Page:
180 F2d 4 Woods v. Polis

180 F.2d 4

WOODS et al.

No. 10014.

United States Court of Appeals Third Circuit.

Argued Jan. 17, 1750.
Decided Feb. 17, 1950.
As Amended on Denial of Rehearing March 13, 1950.

Charles Polis, Philadelphia, Pa., for appellant.

Isidore A. Honig, Washington, D.C. (Ed Dupree, General Counsel, Hugo V. Prucha, Assistant General Counsel, Washington, D.C., on the brief), for appellee.

Before GOODRICH, McLAUGHLIN and HASTIE, Circuit Judges.

GOODRICH, Circuit Judge.

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This is an appeal by a landlord from a summary judgment entered by the District Court in an action by the Housing Expediter for injunctive relief and statutory damages under Sections 205(a) and 205(e) of the Emergency Price Control Act of 1942, as amended, 50 U.S.C.A.Appendix, §§ 925(a), 925)e). (D.C.E.D. Pa. 1949, 84 F.Supp. 385).


The complaint says that under the applicable rent regulations for the Philadelphia area the maximum legal rent for the landlord's premises was the rent received for them on the freeze date, which was $50 per month. It is alleged that the defendant, between certain named dates, demanded and received a rental of $65 per month, the overcharges in the year preceding the filing of the complaint amounting to $135. Treble damages and injunctive relief are asked for. The landlord's answer denies that the freeze date rental was only $50 per month; it is alleged that the lessees were also required to pay, as 'additional rent,' certain taxes, fire insurance premiums, water rents and the cost of all repairs. As consideration for a new lease providing for a monthly rental of $65, the landlord says that he waived some $400 worth of repairs and obligations, the cost of which should have been borne by the lessees but which in fact were not.


1. The landlord's first defense, therefore, is that he did not raise rent at all. He says that he did change the cash to be paid from $50 to $65, but that this really was not an increase in rent because the tenant was relieved of some obligations with respect to the leased premises which he, the tenant, had under the former lease. If what the landlord says here raises a disputed question of fact upon a relevant issue there cannot be summary judgment under Rule 56, Federal Rules of Civil Procedure, 28 U.S.C.A.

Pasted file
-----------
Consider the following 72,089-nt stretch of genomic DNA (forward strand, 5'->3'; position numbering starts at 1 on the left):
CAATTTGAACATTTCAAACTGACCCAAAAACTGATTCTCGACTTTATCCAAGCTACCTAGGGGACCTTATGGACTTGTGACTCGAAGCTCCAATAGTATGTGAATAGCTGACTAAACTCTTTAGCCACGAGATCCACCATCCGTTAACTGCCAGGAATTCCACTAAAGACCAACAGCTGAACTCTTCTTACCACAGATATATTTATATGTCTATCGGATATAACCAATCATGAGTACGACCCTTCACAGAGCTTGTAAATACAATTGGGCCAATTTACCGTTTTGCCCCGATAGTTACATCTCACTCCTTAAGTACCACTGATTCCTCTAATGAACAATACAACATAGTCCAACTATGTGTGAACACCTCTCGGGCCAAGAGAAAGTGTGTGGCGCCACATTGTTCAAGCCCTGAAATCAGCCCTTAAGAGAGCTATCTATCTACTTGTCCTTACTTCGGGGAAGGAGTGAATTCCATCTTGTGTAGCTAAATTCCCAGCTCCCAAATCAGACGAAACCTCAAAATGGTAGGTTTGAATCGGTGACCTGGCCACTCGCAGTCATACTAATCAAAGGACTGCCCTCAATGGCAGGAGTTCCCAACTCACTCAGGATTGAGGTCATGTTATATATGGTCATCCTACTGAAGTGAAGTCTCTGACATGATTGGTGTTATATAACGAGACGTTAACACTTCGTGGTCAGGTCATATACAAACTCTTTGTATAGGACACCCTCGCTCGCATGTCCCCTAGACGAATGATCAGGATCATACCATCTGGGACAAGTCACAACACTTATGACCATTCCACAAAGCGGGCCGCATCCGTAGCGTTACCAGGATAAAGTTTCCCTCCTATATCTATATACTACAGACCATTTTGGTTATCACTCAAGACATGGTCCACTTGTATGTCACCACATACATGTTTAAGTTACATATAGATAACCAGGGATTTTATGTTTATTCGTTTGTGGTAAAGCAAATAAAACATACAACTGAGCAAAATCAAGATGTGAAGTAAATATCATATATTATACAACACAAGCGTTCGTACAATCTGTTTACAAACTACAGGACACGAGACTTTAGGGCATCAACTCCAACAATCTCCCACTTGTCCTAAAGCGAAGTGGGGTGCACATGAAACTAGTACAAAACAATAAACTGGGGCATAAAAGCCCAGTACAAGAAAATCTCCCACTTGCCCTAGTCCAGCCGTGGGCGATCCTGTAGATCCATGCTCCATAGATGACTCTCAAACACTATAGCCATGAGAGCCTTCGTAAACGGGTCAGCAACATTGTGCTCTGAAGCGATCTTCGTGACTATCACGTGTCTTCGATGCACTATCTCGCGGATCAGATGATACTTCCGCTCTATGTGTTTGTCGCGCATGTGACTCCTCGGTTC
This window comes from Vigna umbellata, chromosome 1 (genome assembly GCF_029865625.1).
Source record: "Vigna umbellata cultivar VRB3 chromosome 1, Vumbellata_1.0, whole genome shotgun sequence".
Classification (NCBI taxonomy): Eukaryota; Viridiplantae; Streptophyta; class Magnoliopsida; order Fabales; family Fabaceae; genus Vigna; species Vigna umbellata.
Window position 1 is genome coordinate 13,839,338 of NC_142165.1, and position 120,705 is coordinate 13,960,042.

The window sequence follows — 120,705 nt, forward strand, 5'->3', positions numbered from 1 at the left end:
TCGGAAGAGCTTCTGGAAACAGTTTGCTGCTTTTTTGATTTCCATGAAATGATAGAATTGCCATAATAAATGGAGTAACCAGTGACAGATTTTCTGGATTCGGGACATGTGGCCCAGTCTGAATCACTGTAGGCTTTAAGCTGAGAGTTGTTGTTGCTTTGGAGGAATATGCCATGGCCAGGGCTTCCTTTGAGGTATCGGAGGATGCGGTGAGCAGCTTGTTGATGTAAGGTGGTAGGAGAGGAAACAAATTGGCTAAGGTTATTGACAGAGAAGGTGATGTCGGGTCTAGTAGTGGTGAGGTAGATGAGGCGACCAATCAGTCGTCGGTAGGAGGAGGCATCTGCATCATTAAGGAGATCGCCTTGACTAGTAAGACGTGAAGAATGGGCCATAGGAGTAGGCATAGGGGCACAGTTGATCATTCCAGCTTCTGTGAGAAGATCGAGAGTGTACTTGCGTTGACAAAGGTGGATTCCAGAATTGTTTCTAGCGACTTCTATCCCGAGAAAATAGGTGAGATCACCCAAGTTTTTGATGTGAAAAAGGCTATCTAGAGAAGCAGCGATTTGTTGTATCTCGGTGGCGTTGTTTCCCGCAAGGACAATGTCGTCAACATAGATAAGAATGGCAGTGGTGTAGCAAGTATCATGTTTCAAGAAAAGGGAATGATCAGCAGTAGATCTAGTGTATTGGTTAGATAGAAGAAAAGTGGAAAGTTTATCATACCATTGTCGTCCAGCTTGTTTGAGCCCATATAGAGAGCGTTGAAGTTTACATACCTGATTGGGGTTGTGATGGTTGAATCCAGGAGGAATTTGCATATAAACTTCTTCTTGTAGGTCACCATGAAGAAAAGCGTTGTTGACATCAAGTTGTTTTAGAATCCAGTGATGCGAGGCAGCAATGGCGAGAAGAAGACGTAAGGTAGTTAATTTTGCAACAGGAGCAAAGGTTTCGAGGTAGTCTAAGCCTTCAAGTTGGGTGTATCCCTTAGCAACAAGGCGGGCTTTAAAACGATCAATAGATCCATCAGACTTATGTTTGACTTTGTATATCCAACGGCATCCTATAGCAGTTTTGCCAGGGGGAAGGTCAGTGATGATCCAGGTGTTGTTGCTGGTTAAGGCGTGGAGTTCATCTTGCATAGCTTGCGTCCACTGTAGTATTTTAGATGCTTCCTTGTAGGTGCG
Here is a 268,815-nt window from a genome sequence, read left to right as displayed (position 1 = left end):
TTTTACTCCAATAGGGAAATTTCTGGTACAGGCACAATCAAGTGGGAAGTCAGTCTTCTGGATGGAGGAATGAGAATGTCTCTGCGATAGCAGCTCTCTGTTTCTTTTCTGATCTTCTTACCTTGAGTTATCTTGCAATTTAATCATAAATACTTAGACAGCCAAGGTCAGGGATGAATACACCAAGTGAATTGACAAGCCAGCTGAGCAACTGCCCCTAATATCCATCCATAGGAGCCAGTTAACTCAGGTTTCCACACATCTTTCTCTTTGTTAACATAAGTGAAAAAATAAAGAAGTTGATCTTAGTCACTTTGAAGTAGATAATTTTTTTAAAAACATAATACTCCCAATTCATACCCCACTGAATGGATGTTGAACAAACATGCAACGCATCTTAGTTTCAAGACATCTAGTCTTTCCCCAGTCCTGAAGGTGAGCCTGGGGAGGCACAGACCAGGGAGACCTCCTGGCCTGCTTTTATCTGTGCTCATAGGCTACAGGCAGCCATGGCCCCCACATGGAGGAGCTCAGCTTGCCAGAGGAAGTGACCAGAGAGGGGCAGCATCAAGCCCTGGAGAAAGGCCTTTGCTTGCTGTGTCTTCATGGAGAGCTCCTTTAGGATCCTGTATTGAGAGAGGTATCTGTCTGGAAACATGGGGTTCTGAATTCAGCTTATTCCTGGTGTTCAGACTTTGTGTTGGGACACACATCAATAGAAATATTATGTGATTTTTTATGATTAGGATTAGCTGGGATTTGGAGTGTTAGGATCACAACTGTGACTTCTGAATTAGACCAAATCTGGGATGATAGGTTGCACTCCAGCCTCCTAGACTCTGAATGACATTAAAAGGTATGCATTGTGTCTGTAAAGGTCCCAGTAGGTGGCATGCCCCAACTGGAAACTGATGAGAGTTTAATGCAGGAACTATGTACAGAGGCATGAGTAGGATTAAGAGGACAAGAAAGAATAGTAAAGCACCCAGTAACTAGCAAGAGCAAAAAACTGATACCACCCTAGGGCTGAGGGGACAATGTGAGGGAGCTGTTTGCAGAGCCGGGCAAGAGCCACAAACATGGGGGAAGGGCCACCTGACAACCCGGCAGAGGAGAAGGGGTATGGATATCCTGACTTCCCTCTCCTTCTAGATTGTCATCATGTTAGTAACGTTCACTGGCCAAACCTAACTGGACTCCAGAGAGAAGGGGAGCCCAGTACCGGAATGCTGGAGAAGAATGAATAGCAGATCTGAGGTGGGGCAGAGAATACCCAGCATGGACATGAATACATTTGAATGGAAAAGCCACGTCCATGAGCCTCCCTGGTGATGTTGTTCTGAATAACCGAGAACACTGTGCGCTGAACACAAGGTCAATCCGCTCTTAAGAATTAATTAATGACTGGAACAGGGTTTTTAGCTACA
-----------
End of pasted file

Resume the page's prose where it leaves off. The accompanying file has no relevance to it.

But we do not think that a disputed question of fact of significance for this case is raised. The affidavit of the Regional Director, which is not disputed, says that the registration statement filed indicates $50 per month as the rental price of the premises on the freeze date. That statement is substantiated by a copy of the landlord's registration of the premises. The authenticity of this copy is not disputed. It shows a rent of $50. A portion of the blank shows what services were to be rendered to the premises by the lessor. It says nothing about any obligation by the tenant. We do not think that a landlord can assert one set of obligations between himself and tenant in the registration filed with the Regional Director and another set of obligations more favorable to him in a lawsuit in the federal court.


However, even if there was a shifting in the obligations between the first and second arrangements by this landlord with his tenant, it is not disputed that there was no application made for a change in rent. The rent regulations permit the landlord to petition for an adjustment when there has been a substantial increase in services.1 That administrative procedure was open to the landlord here, but he chose instead to make his own determination of the worth of the services which were to be performed by the lessees under the freeze date lease. Such a determination is not binding upon the Housing Expediter. See Elma Realty Co. v. Woods, infra. The freeze date registration of the premises remained in full force, and it permitted a maximum rental of $50 per month. It was unlawful for the landlord to receive more than $50 per month in cash until he had successfully petitioned for an adjustment; any cash payment in excess of that amount was an overcharge which could be recovered by the Expediter.


2. It is of no significance that the Expediter failed to issue a refund order before bringing this action. Refund orders are not necessary when, as here, there has been a registration. Cf. Woods v. Stone, 1948, 333 U.S. 472, 68 S.Ct. 624, 92 L.Ed. 815. They are not required by the statute and damages and equitable relief have been awarded without them. Co-Efficient Foundation, Inc., v. Woods, 5 Cir., 1948, 171 F.2d 691; Woods v. Dodge, 1 Cir., 1948, 170 F.2d 761; Elma Realty Co. v. Woods, 1 Cir., 1948, 169 F.2d 172.